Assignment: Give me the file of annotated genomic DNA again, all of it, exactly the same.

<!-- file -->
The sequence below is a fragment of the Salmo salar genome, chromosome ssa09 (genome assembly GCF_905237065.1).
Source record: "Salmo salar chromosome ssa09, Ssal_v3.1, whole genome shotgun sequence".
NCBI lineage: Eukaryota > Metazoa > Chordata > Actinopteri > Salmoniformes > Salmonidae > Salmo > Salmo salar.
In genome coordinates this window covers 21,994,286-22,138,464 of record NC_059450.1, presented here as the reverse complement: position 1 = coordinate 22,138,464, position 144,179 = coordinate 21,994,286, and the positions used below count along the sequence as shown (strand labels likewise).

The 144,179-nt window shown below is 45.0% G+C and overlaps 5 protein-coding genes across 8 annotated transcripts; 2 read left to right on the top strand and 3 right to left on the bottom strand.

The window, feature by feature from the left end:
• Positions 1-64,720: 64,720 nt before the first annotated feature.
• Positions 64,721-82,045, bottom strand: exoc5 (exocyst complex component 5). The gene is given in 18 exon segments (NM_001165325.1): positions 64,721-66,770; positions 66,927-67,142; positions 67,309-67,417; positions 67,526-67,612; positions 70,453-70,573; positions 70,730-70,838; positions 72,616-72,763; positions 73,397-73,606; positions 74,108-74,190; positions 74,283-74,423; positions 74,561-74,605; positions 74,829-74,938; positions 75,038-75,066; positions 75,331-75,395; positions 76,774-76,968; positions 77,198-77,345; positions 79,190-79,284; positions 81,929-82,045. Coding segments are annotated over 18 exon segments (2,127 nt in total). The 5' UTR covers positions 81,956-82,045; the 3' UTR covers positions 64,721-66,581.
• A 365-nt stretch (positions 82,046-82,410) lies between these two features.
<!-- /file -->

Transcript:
The sequence below is a fragment of the Salmo salar genome, chromosome ssa09 (genome assembly GCF_905237065.1).
Source record: "Salmo salar chromosome ssa09, Ssal_v3.1, whole genome shotgun sequence".
NCBI lineage: Eukaryota > Metazoa > Chordata > Actinopteri > Salmoniformes > Salmonidae > Salmo > Salmo salar.
In genome coordinates this window covers 21,994,286-22,138,464 of record NC_059450.1, presented here as the reverse complement: position 1 = coordinate 22,138,464, position 144,179 = coordinate 21,994,286, and the positions used below count along the sequence as shown (strand labels likewise).

The 144,179-nt window shown below is 45.0% G+C and overlaps 5 protein-coding genes across 8 annotated transcripts; 2 read left to right on the top strand and 3 right to left on the bottom strand.

The window, feature by feature from the left end:
• Positions 1-64,720: 64,720 nt before the first annotated feature.
• Positions 64,721-82,045, bottom strand: exoc5 (exocyst complex component 5). The gene is given in 18 exon segments (NM_001165325.1): positions 64,721-66,770; positions 66,927-67,142; positions 67,309-67,417; positions 67,526-67,612; positions 70,453-70,573; positions 70,730-70,838; positions 72,616-72,763; positions 73,397-73,606; positions 74,108-74,190; positions 74,283-74,423; positions 74,561-74,605; positions 74,829-74,938; positions 75,038-75,066; positions 75,331-75,395; positions 76,774-76,968; positions 77,198-77,345; positions 79,190-79,284; positions 81,929-82,045. Coding segments are annotated over 18 exon segments (2,127 nt in total). The 5' UTR covers positions 81,956-82,045; the 3' UTR covers positions 64,721-66,581.
• A 365-nt stretch (positions 82,046-82,410) lies between these two features.